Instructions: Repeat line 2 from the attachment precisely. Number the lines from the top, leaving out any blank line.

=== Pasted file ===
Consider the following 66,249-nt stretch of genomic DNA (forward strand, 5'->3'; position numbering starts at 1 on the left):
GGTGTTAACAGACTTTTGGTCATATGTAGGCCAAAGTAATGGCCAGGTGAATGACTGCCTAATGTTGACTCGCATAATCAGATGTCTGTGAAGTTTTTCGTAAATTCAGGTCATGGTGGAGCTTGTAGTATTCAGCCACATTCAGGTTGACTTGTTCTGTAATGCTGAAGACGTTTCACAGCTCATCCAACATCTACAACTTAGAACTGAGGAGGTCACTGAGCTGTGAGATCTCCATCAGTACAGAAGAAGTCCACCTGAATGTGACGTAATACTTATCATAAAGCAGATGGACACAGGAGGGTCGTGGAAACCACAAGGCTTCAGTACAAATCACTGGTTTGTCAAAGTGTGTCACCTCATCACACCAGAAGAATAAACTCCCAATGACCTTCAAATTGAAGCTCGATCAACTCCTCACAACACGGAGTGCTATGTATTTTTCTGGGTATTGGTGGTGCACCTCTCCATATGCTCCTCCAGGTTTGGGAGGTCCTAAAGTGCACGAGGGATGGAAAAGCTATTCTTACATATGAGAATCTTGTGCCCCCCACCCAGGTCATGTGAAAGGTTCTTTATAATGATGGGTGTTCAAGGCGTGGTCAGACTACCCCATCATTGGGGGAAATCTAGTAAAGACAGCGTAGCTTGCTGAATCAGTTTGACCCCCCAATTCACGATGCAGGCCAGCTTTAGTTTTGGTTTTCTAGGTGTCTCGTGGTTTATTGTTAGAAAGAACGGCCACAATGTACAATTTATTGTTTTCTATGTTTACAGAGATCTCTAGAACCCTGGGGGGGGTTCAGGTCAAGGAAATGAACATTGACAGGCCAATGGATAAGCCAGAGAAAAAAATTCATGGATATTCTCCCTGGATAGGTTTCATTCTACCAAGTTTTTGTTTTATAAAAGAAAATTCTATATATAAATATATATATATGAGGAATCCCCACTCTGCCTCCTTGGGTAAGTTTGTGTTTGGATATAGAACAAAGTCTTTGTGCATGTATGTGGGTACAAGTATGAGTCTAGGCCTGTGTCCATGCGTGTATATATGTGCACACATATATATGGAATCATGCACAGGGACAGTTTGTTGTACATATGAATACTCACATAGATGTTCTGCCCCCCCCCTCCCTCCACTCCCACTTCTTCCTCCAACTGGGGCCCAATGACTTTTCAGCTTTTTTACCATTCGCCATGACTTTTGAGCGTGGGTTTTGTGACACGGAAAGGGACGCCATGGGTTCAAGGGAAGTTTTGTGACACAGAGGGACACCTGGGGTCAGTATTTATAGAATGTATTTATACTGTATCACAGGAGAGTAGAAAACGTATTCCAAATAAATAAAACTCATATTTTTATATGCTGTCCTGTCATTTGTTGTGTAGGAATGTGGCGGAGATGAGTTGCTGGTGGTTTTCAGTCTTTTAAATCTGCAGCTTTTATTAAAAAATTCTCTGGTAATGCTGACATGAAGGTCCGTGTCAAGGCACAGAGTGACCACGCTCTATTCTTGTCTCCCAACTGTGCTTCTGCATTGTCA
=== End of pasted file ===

GGTGTTAACAGACTTTTGGTCATATGTAGGCCAAAGTAATGGCCAGGTGAATGACTGCCTAATGTTGACTCGCATAATCAGATGTCTGTGAAGTTTTTCGTAAATTCAGGTCATGGTGGAGCTTGTAGTATTCAGCCACATTCAGGTTGACTTGTTCTGTAATGCTGAAGACGTTTCACAGCTCATCCAACATCTACAACTTAGAACTGAGGAGGTCACTGAGCTGTGAGATCTCCATCAGTACAGAAGAAGTCCACCTGAATGTGACGTAATACTTATCATAAAGCAGATGGACACAGGAGGGTCGTGGAAACCACAAGGCTTCAGTACAAATCACTGGTTTGTCAAAGTGTGTCACCTCATCACACCAGAAGAATAAACTCCCAATGACCTTCAAATTGAAGCTCGATCAACTCCTCACAACACGGAGTGCTATGTATTTTTCTGGGTATTGGTGGTGCACCTCTCCATATGCTCCTCCAGGTTTGGGAGGTCCTAAAGTGCACGAGGGATGGAAAAGCTATTCTTACATATGAGAATCTTGTGCCCCCCACCCAGGTCATGTGAAAGGTTCTTTATAATGATGGGTGTTCAAGGCGTGGTCAGACTACCCCATCATTGGGGGAAATCTAGTAAAGACAGCGTAGCTTGCTGAATCAGTTTGACCCCCCAATTCACGATGCAGGCCAGCTTTAGTTTTGGTTTTCTAGGTGTCTCGTGGTTTATTGTTAGAAAGAACGGCCACAATGTACAATTTATTGTTTTCTATGTTTACAGAGATCTCTAGAACCCTGGGGGGGGTTCAGGTCAAGGAAATGAACATTGACAGGCCAATGGATAAGCCAGAGAAAAAAATTCATGGATATTCTCCCTGGATAGGTTTCATTCTACCAAGTTTTTGTTTTATAAAAGAAAATTCTATATATAAATATATATATATGAGGAATCCCCACTCTGCCTCCTTGGGTAAGTTTGTGTTTGGATATAGAACAAAGTCTTTGTGCATGTATGTGGGTACAAGTATGAGTCTAGGCCTGTGTCCATGCGTGTATATATGTGCACACATATATATGGAATCATGCACAGGGACAGTTTGTTGTACATATGAATACTCACATAGATGTTCTGCCCCCCCCCTCCCTCCACTCCCACTTCTTCCTCCAACTGGGGCCCAATGACTTTTCAGCTTTTTTACCATTCGCCATGACTTTTGAGCGTGGGTTTTGTGACACGGAAAGGGACGCCATGGGTTCAAGGGAAGTTTTGTGACACAGAGGGACACCTGGGGTCAGTATTTATAGAATGTATTTATACTGTATCACAGGAGAGTAGAAAACGTATTCCAAATAAATAAAACTCATATTTTTATATGCTGTCCTGTCATTTGTTGTGTAGGAATGTGGCGGAGATGAGTTGCTGGTGGTTTTCAGTCTTTTAAATCTGCAGCTTTTATTAAAAAATTCTCTGGTAATGCTGACATGAAGGTCCGTGTCAAGGCACAGAGTGACCACGCTCTATTCTTGTCTCCCAACTGTGCTTCTGCATTGTCA